WION Noida, Uttar Pradesh, India
Dec 06, 2016, 12.08 PM
Sixty-two years have passed since December 6, 1956 that Babasaheb Bhimrao Ambedkar has passed away. In the meantime, Dalit politics has undergone multiple twists and turns in the face of majoritarian politics in India. As Hindutwa forces gain ground in the country, the Dalits are forced to rethink the symbols and principles representing their collective bargaining presence in the democratic polity.
While the call to reject Hinduism and convert to Buddhism is still there, Dalit leaders of today, such as Jignesh Mevani is urging the Dalits to forego the cow-centric political rhetoric. Instead, the young Dalit leader from Maharashtra advocates gaining land rights as their basis of political action.
In midst of these shifts, however, two aspects of Dalit politics remain cardinal, their fight against culturally enforced discrimination and economic inequality. Starting with Ambedkar, Dalit leaders over the years have emphasised on scientific rationality as a weapon to fight authoritarianism and dogmas.
Ambedkar’s trust in Buddhism (as an alternative to Hinduism) and his confidence in reason stemmed from his love of enquiry that disproves the infallibility doctrine.
By making science and rational thinking as the basis of their identity and economic regeneration, Ambedkar - the indisputable Dalit leader of the twentieth century - strove to carve a respectable niche for the community in independent modern India.
Ambedkar’s trust in Buddhism (as an alternative to Hinduism) and his confidence in reason stemmed from his love of enquiry that disproves the infallibility doctrine. In "Buddha or Karl Marx", one of his last speeches, Dr. Ambedkar includes the following in his summary of the essential teachings of the Buddha: “Nothing is infallible. Nothing is binding forever. Everything is subject to inquiry and examination."
Ambedkar’s passion for democracy - his belief that democracy embodies a state of "liberty, equality and fraternity" - was closely related to his commitment to rationality and the scientific outlook as well.
Ambedkar believed in the utility of scientific spirit to combat authoritarianism; he saw it as essential to liberate and protect oneself from ideological manipulation that had for centuries acted as tools of casteist subjugations.
Throughout Ambedkar’s writings and actions there is one common thread, that is, socio-economic progress in India required a cultural revolution; one that will not only destroy the culture of the past, but also build something of value in its place. Like the philosophers of the French Enlightenment, Ambedkar gave primacy to scientific reason as the new standard for a “constant revision and revolution of old values”. For him, the priority was not making Hinduism or Hindu society “shine forth” but building a new, equal, free, open, non-hierarchical modern India.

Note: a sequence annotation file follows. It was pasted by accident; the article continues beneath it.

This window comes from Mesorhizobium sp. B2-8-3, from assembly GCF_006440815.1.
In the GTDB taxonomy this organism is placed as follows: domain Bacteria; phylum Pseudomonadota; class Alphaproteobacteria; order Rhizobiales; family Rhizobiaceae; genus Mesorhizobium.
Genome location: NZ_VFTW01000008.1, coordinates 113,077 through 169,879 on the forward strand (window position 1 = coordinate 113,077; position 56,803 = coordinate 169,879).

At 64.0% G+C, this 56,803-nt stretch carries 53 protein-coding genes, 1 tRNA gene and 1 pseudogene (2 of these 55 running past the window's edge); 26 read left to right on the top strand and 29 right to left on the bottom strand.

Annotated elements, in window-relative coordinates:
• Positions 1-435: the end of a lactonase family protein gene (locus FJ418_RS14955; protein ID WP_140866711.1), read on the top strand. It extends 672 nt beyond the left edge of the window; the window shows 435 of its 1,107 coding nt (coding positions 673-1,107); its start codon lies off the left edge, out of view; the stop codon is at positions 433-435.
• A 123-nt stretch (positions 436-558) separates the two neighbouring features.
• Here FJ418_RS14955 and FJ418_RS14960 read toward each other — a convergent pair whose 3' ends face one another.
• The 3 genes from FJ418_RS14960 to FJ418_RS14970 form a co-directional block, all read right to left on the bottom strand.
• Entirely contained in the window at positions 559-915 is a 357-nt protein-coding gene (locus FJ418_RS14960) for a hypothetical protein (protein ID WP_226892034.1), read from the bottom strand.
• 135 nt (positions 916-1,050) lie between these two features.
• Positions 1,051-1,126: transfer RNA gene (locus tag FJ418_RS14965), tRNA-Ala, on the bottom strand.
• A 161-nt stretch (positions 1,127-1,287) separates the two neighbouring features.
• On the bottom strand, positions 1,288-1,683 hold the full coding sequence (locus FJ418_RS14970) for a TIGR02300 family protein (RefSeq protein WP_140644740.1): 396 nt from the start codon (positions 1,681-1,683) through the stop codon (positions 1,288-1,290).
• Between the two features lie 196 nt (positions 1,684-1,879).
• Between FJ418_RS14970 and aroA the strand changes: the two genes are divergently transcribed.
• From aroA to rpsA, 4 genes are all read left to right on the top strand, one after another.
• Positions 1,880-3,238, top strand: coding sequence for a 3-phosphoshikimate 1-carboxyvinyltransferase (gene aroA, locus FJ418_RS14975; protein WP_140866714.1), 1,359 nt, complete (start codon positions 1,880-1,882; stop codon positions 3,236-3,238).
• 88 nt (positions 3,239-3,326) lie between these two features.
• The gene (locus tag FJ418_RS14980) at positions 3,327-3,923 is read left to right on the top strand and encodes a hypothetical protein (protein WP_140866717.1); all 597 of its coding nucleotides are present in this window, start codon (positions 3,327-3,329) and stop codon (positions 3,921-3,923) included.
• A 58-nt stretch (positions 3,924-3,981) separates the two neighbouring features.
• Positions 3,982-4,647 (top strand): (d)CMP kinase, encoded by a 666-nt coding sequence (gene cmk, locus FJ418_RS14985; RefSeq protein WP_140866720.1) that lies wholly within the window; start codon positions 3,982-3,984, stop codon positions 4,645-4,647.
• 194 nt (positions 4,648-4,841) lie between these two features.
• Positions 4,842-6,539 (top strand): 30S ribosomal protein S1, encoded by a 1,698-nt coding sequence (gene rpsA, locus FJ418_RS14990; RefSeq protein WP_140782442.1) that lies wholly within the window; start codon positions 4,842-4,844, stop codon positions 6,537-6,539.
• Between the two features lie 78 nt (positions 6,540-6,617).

In direct contradiction to Gandhi, Ambedkar believed the modern India needs to have a casteless society. He would use the principles of natural science to build up a theoretical attack on the “chaturvarna” system of Vedic Hinduism. Hinduism justifies caste hierarchy as being in accordance with the order of nature itself, so Ambedkar turned out to be the most ardent advocates of a de-sacralised understanding of the natural world.
Dalit’s attack on the Hindu caste system, therefore, became concomitant with an effort to “demystify” the elite Hindu understanding of nature as permeated with the divine spirit. Ambedkar was relentless in his advocacy that, scientific knowledge about the natural world cannot remain limited only to specialised technical fields, but must influence the values and purposes of social life.
Hinduism justifies caste hierarchy as being in accordance with the order of nature itself, so Ambedkar turned out to be the most ardent advocates of a de-sacralised understanding of the natural world.
It was only through nurturing critical and rational thinking, Ambedkar believed, that Indian society could build up a protection against the arbitrary exercise of power.
Along with cultural equality, Ambedkar relentlessly advocated for the end of economic marginalisation of Dalits. He was well aware that economic regeneration of modern India would be incomplete without the economic progress of the Dalits. Just like Nehru, Ambedkar believed that industrialisation is the only way to end India’s poverty. But Ambedkar proposed to make industries serve human needs rather than run them as purely profit-making centers.
His vision of industrial society included the goals of equity and justice. Thus, “techne” was not merely a vocation for him, rather, he gave an ethical interpretation to technological knowledge. In advocating popularisation of vocational training, Ambedkar propped it as a challenge to the brahmajnana of the Brahmins that had always operated outside or above the production process.
In advocating popularisation of vocational training, Ambedkar propped it as a challenge to the brahmajnana of the Brahmins that had always operated outside or above the production process.
In asking for changes in all aspects of national life, from social to ethical, Ambedkar desired a modern India that would critically revisit its traditions without sacrificing the sacred. In his advocacy for the need of the rational in the national life, he forced the majoritarian community to take an introspective look at the treatment it meted out to the people at the margin. Ambedkar’s call for reason was, however, not directed exclusively directed at the powerful; reason and scientific thinking became an avowed “weapon” of the Dalits to fight cultural and economic subjugation. Thus, the symbols of Dalit resistance may change over time, but the surreptitious flow of logical thinking needs to continuously enrich the identity politics of the community for now as well as in the future.
(Disclaimer: The author writes here in a personal capacity).